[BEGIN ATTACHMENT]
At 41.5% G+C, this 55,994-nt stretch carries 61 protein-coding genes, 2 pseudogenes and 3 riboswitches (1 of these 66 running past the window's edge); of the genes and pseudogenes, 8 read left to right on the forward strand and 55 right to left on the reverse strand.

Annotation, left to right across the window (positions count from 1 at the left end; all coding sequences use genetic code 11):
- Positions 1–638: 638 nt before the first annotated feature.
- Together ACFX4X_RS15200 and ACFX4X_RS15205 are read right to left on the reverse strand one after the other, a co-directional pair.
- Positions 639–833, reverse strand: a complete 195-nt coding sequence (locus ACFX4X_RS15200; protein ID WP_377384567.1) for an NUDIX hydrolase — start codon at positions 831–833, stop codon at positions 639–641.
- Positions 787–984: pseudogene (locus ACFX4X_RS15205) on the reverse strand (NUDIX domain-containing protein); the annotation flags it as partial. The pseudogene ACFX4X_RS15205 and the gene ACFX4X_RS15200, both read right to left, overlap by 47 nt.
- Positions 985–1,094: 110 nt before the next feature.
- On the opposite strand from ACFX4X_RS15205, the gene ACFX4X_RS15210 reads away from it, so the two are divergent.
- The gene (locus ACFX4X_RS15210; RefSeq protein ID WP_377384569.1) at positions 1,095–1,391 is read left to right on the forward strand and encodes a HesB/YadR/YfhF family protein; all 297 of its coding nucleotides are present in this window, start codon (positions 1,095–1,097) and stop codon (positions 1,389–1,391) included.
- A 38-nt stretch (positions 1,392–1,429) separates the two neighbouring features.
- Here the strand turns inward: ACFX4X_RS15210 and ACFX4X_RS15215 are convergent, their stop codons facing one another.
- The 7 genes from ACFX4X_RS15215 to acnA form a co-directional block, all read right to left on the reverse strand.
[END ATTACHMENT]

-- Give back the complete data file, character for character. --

At 41.5% G+C, this 55,994-nt stretch carries 61 protein-coding genes, 2 pseudogenes and 3 riboswitches (1 of these 66 running past the window's edge); of the genes and pseudogenes, 8 read left to right on the forward strand and 55 right to left on the reverse strand.

Annotation, left to right across the window (positions count from 1 at the left end; all coding sequences use genetic code 11):
- Positions 1–638: 638 nt before the first annotated feature.
- Together ACFX4X_RS15200 and ACFX4X_RS15205 are read right to left on the reverse strand one after the other, a co-directional pair.
- Positions 639–833, reverse strand: a complete 195-nt coding sequence (locus ACFX4X_RS15200; protein ID WP_377384567.1) for an NUDIX hydrolase — start codon at positions 831–833, stop codon at positions 639–641.
- Positions 787–984: pseudogene (locus ACFX4X_RS15205) on the reverse strand (NUDIX domain-containing protein); the annotation flags it as partial. The pseudogene ACFX4X_RS15205 and the gene ACFX4X_RS15200, both read right to left, overlap by 47 nt.
- Positions 985–1,094: 110 nt before the next feature.
- On the opposite strand from ACFX4X_RS15205, the gene ACFX4X_RS15210 reads away from it, so the two are divergent.
- The gene (locus ACFX4X_RS15210; RefSeq protein ID WP_377384569.1) at positions 1,095–1,391 is read left to right on the forward strand and encodes a HesB/YadR/YfhF family protein; all 297 of its coding nucleotides are present in this window, start codon (positions 1,095–1,097) and stop codon (positions 1,389–1,391) included.
- A 38-nt stretch (positions 1,392–1,429) separates the two neighbouring features.
- Here the strand turns inward: ACFX4X_RS15210 and ACFX4X_RS15215 are convergent, their stop codons facing one another.
- The 7 genes from ACFX4X_RS15215 to acnA form a co-directional block, all read right to left on the reverse strand.